Heather’s story is not one many Toronto cyclists may be used to hearing. Although it begins with what is for many an all too common experience – having one’s bike stolen – the tale finishes with a scene that wouldn’t seem out of place in a James Bond film or Tom Clancy novel. Complete with an improvised set-up at the appropriately named ‘Castle Frank’ subway station, a team of undercover cops, nervous yet supportive friends and a tinted ‘old-school’ SUV, Heather’s story is nothing short of spectacular.
It begins on the Friday night of the long weekend in May, while Heather was having a drink with friends at a bar in Kensington. “I had a feeling and I don’t normally have that feeling,” recalled Heather, who was anxious over her bike which she had parked outside to a post-and-ring. “It’s a nice enough bike that I don’t normally take it out at night,” she explains, making it all the worse when, to her shock, she emerged from the bar only to find both her bike and lock nowhere to be found.
Hearing about her loss the following day, a friend jokingly searched Kijiji for a similar bike to Heather’s. He found one selling for $750 and light-heartedly sent her the link via Facebook. Remarkably, her friend had actually stumbled upon Heather’s stolen bike, identifiable not only by its make and colour, but by its loosened front brakes mentioned in the description – an adjustment Heather always makes to avoid going head over her heels in case she has to stop suddenly.
In disbelief, she called the number provided and arranged to meet with her potential bike thief for Tuesday. Following the phone call, she filed a stolen bike report to a cop who, as Heather describes, was completely uninterested in her story and just wanted to take down her info and be done with it.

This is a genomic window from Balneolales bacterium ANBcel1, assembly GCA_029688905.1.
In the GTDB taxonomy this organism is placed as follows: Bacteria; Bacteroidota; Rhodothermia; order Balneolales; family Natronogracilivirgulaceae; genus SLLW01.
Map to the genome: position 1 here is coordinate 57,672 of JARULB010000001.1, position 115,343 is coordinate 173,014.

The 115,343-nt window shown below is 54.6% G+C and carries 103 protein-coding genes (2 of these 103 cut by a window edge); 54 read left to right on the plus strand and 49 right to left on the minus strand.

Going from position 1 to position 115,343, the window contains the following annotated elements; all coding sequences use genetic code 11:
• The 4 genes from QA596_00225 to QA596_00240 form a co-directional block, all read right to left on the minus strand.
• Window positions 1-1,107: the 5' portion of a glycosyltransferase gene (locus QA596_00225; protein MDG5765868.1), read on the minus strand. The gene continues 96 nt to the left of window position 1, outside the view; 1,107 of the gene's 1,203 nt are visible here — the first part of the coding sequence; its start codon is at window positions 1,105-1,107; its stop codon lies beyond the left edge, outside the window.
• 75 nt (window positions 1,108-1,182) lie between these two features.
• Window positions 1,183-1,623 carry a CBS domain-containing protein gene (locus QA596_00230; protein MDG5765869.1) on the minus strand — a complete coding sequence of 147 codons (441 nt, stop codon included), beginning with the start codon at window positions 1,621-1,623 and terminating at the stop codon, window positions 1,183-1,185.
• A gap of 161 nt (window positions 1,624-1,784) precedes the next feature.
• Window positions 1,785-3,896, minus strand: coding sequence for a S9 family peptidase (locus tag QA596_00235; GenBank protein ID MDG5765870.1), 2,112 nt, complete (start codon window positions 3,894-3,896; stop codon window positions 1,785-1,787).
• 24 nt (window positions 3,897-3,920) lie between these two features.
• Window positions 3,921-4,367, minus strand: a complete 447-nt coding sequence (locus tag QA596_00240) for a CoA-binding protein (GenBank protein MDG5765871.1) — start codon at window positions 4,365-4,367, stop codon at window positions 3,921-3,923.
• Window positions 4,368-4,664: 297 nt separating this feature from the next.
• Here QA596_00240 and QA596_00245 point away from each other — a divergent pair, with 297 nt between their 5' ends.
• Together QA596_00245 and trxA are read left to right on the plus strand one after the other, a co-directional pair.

After giving the cop her purchasing order for the bike, its serial number and description, he referred her to the OPP whose jurisdiction includes online fraud. The number led to a dead end, however, since not only was the office closed for the long weekend, but the line turned out to be for cases related to child pornography.
Understandably frustrated at the cop’s apparent disinterest, she consulted with some friends and decided to just try confronting the potential thief on Tuesday with an offer of $100 along with several friends and photos to prove that it was indeed her bike.
Tuesday afternoon rolled around and sure enough, she got a call from her bike thief confirming their meeting that evening at six o’clock outside Castle Frank Station. She quickly texted several friends to meet at Castle Frank and went on Facebook to print off some photos of her riding her bike.
By coincidence, the friend who had originally found the link to her stolen bike happened to be on Facebook chat, so upon seeing Heather online, he asked for an update on her stolen bike search. Upon hearing that she was “about to go get my bike back gangster style,” her friend freaked, telling her about how there was an active bike mafia in Toronto and that her plan was a terrible idea.
Getting increasingly nervous, Heather decided to try the cops one more time. It was now almost 5:45 and the clock was ticking. After giving the police her information and being put on hold twice, she finally met with a voice on the other end of the line: “Heather, is this Heather? We are going to get this bike back for you, do you trust us?”
She did, and after telling the cop her story he gave her these instructions: “You’re going to take the subway to Castle Frank Station; you’re going to go up the escalators; you’re going to go out the front doors; on your right hand side is Bloor Street; wait there. Two unidentified police officers are going to approach you. Do you understand?”